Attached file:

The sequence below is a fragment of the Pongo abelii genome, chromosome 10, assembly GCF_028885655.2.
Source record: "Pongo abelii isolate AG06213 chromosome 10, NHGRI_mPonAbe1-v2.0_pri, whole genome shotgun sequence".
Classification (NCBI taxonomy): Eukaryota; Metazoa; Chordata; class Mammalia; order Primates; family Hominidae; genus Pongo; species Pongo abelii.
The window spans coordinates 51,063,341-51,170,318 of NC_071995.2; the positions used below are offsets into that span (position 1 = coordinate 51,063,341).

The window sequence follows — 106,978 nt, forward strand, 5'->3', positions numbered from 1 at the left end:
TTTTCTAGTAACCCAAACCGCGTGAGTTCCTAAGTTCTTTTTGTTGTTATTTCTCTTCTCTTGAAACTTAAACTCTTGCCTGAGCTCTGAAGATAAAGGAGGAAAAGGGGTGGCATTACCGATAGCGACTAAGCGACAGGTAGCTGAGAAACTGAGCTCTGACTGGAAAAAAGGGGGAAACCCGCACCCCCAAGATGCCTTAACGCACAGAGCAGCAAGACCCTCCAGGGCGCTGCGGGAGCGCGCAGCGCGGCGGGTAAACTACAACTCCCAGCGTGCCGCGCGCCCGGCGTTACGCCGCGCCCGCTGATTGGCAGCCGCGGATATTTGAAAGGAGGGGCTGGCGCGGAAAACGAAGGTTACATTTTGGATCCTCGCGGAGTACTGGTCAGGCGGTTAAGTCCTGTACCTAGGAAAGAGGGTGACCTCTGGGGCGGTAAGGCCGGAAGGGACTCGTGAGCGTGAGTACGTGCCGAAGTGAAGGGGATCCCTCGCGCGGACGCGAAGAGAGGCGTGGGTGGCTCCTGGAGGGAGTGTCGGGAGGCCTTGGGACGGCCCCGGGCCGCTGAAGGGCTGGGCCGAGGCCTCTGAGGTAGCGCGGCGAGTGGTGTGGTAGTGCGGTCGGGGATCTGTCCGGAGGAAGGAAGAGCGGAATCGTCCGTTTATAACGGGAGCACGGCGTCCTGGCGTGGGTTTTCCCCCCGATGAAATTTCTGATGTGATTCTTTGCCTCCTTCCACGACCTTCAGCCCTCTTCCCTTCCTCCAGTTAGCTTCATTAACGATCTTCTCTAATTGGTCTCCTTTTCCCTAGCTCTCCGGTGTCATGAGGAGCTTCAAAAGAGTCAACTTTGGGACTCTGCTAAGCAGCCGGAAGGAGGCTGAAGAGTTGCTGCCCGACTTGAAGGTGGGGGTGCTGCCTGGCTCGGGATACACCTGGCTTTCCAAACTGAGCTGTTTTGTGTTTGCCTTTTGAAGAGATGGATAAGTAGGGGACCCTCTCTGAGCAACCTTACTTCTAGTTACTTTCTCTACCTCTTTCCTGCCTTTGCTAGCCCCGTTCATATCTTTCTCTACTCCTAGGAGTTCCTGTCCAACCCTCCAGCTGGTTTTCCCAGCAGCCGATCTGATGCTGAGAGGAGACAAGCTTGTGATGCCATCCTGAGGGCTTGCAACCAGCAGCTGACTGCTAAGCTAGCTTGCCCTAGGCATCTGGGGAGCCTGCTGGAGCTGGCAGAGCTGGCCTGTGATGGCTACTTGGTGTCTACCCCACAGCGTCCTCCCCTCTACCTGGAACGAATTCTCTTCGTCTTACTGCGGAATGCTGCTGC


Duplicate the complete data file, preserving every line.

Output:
The sequence below is a fragment of the Pongo abelii genome, chromosome 10, assembly GCF_028885655.2.
Source record: "Pongo abelii isolate AG06213 chromosome 10, NHGRI_mPonAbe1-v2.0_pri, whole genome shotgun sequence".
Classification (NCBI taxonomy): Eukaryota; Metazoa; Chordata; class Mammalia; order Primates; family Hominidae; genus Pongo; species Pongo abelii.
The window spans coordinates 51,063,341-51,170,318 of NC_071995.2; the positions used below are offsets into that span (position 1 = coordinate 51,063,341).

The window sequence follows — 106,978 nt, forward strand, 5'->3', positions numbered from 1 at the left end:
TTTTCTAGTAACCCAAACCGCGTGAGTTCCTAAGTTCTTTTTGTTGTTATTTCTCTTCTCTTGAAACTTAAACTCTTGCCTGAGCTCTGAAGATAAAGGAGGAAAAGGGGTGGCATTACCGATAGCGACTAAGCGACAGGTAGCTGAGAAACTGAGCTCTGACTGGAAAAAAGGGGGAAACCCGCACCCCCAAGATGCCTTAACGCACAGAGCAGCAAGACCCTCCAGGGCGCTGCGGGAGCGCGCAGCGCGGCGGGTAAACTACAACTCCCAGCGTGCCGCGCGCCCGGCGTTACGCCGCGCCCGCTGATTGGCAGCCGCGGATATTTGAAAGGAGGGGCTGGCGCGGAAAACGAAGGTTACATTTTGGATCCTCGCGGAGTACTGGTCAGGCGGTTAAGTCCTGTACCTAGGAAAGAGGGTGACCTCTGGGGCGGTAAGGCCGGAAGGGACTCGTGAGCGTGAGTACGTGCCGAAGTGAAGGGGATCCCTCGCGCGGACGCGAAGAGAGGCGTGGGTGGCTCCTGGAGGGAGTGTCGGGAGGCCTTGGGACGGCCCCGGGCCGCTGAAGGGCTGGGCCGAGGCCTCTGAGGTAGCGCGGCGAGTGGTGTGGTAGTGCGGTCGGGGATCTGTCCGGAGGAAGGAAGAGCGGAATCGTCCGTTTATAACGGGAGCACGGCGTCCTGGCGTGGGTTTTCCCCCCGATGAAATTTCTGATGTGATTCTTTGCCTCCTTCCACGACCTTCAGCCCTCTTCCCTTCCTCCAGTTAGCTTCATTAACGATCTTCTCTAATTGGTCTCCTTTTCCCTAGCTCTCCGGTGTCATGAGGAGCTTCAAAAGAGTCAACTTTGGGACTCTGCTAAGCAGCCGGAAGGAGGCTGAAGAGTTGCTGCCCGACTTGAAGGTGGGGGTGCTGCCTGGCTCGGGATACACCTGGCTTTCCAAACTGAGCTGTTTTGTGTTTGCCTTTTGAAGAGATGGATAAGTAGGGGACCCTCTCTGAGCAACCTTACTTCTAGTTACTTTCTCTACCTCTTTCCTGCCTTTGCTAGCCCCGTTCATATCTTTCTCTACTCCTAGGAGTTCCTGTCCAACCCTCCAGCTGGTTTTCCCAGCAGCCGATCTGATGCTGAGAGGAGACAAGCTTGTGATGCCATCCTGAGGGCTTGCAACCAGCAGCTGACTGCTAAGCTAGCTTGCCCTAGGCATCTGGGGAGCCTGCTGGAGCTGGCAGAGCTGGCCTGTGATGGCTACTTGGTGTCTACCCCACAGCGTCCTCCCCTCTACCTGGAACGAATTCTCTTCGTCTTACTGCGGAATGCTGCTGC